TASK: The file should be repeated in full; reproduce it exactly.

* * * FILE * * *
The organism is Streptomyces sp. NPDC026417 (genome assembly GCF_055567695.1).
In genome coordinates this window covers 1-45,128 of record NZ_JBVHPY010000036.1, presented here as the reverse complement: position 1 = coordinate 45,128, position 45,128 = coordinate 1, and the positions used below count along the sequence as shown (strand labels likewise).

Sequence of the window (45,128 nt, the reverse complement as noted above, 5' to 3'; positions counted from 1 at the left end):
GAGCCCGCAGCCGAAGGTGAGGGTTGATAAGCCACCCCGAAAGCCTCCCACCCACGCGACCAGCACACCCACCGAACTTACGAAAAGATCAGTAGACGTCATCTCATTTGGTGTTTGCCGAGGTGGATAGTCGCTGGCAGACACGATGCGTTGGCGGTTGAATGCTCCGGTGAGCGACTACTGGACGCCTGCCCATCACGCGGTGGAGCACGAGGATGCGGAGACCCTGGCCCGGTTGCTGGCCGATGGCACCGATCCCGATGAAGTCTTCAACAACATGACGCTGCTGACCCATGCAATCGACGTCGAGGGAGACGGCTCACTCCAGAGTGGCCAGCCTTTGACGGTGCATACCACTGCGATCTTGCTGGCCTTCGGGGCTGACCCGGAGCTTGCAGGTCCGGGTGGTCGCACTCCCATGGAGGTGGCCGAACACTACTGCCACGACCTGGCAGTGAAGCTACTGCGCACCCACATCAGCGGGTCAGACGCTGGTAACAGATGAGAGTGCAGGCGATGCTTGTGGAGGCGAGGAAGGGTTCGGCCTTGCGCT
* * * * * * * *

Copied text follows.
The organism is Streptomyces sp. NPDC026417 (genome assembly GCF_055567695.1).
In genome coordinates this window covers 1-45,128 of record NZ_JBVHPY010000036.1, presented here as the reverse complement: position 1 = coordinate 45,128, position 45,128 = coordinate 1, and the positions used below count along the sequence as shown (strand labels likewise).

Sequence of the window (45,128 nt, the reverse complement as noted above, 5' to 3'; positions counted from 1 at the left end):
GAGCCCGCAGCCGAAGGTGAGGGTTGATAAGCCACCCCGAAAGCCTCCCACCCACGCGACCAGCACACCCACCGAACTTACGAAAAGATCAGTAGACGTCATCTCATTTGGTGTTTGCCGAGGTGGATAGTCGCTGGCAGACACGATGCGTTGGCGGTTGAATGCTCCGGTGAGCGACTACTGGACGCCTGCCCATCACGCGGTGGAGCACGAGGATGCGGAGACCCTGGCCCGGTTGCTGGCCGATGGCACCGATCCCGATGAAGTCTTCAACAACATGACGCTGCTGACCCATGCAATCGACGTCGAGGGAGACGGCTCACTCCAGAGTGGCCAGCCTTTGACGGTGCATACCACTGCGATCTTGCTGGCCTTCGGGGCTGACCCGGAGCTTGCAGGTCCGGGTGGTCGCACTCCCATGGAGGTGGCCGAACACTACTGCCACGACCTGGCAGTGAAGCTACTGCGCACCCACATCAGCGGGTCAGACGCTGGTAACAGATGAGAGTGCAGGCGATGCTTGTGGAGGCGAGGAAGGGTTCGGCCTTGCGCT